Steve, another Sea Gate resident who asked -- as many of those interviewed there on Tuesday did -- that his last name not be used, has lived in the same house less than a block from the sea for 40 years. He said Tuesday that he has never experienced anything like the destruction wrought by Sandy.
A painter, the whole first floor of his house was destroyed by the storm surge, along with countless pieces of original artwork.
"I lost a ton of irreplaceable things. I lost a ton of watercolors, etchings, engravings, everything. And how do you put a price on it?" he asked Tuesday in front of his home, with its gutted first floor and untouched second floor.
"When you say to me, did I lose anything of value, oh yeah, we lost couches, the water heater, washer and drier, all that stuff. That you can put a value on, the other stuff you can't."
And Steve, an older man with the two-week scruff so many Sea Gate residents have let grow out in the difficult days since Sandy, is still living without gas service, keeping warm by an electric space heater, and lamenting those who try to capitalize off his and his neighbors' misery.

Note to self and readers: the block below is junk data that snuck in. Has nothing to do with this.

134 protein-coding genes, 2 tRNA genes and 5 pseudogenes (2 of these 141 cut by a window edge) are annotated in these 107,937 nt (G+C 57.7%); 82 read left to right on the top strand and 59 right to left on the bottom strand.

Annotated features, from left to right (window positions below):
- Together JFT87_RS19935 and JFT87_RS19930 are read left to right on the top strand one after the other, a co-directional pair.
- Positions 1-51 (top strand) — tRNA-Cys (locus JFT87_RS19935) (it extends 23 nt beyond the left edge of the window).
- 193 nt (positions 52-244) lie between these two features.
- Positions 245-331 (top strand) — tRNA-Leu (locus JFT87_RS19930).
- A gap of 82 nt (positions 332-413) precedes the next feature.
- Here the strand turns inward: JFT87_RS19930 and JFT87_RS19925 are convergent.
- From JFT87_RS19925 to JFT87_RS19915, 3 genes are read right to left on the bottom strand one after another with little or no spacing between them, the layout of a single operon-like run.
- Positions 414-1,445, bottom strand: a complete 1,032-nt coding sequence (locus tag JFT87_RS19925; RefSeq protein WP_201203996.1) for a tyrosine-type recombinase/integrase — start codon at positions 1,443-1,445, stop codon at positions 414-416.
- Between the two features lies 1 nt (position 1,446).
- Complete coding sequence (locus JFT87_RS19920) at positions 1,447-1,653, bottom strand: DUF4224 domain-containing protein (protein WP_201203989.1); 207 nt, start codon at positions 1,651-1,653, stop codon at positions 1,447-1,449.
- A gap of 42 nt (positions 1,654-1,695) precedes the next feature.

"Now you have to deal with contractors and they're the most ruthless people in the world. They want cash up front. Cash. I've told a couple of them to go to hell," he explained.
"A couple of days after the storm there were contractors walking around the neighborhood handing out their cards. Mercenaries. It's bad enough the neighborhood looks like a war zone, these people are on a mission. And we were lucky, our houses are still standing."
But the contractors themselves see a long road ahead. They say they won't be able to do much if public funds and insurance payouts don't arrive soon to help residents of Brooklyn, Queens and Staten Island rebuild.
Tony Malanga, of Staten Island-based Malanga Construction, was at Henry's Tuesday, helping him figure out how to get his house back on solid footing.
"I've never seen anything like this before. No one has," the contractor said. "The way things are, if money doesn't start rolling in [from government and insurance], it's going to take forever. Speculation, bureaucracy, it's already starting."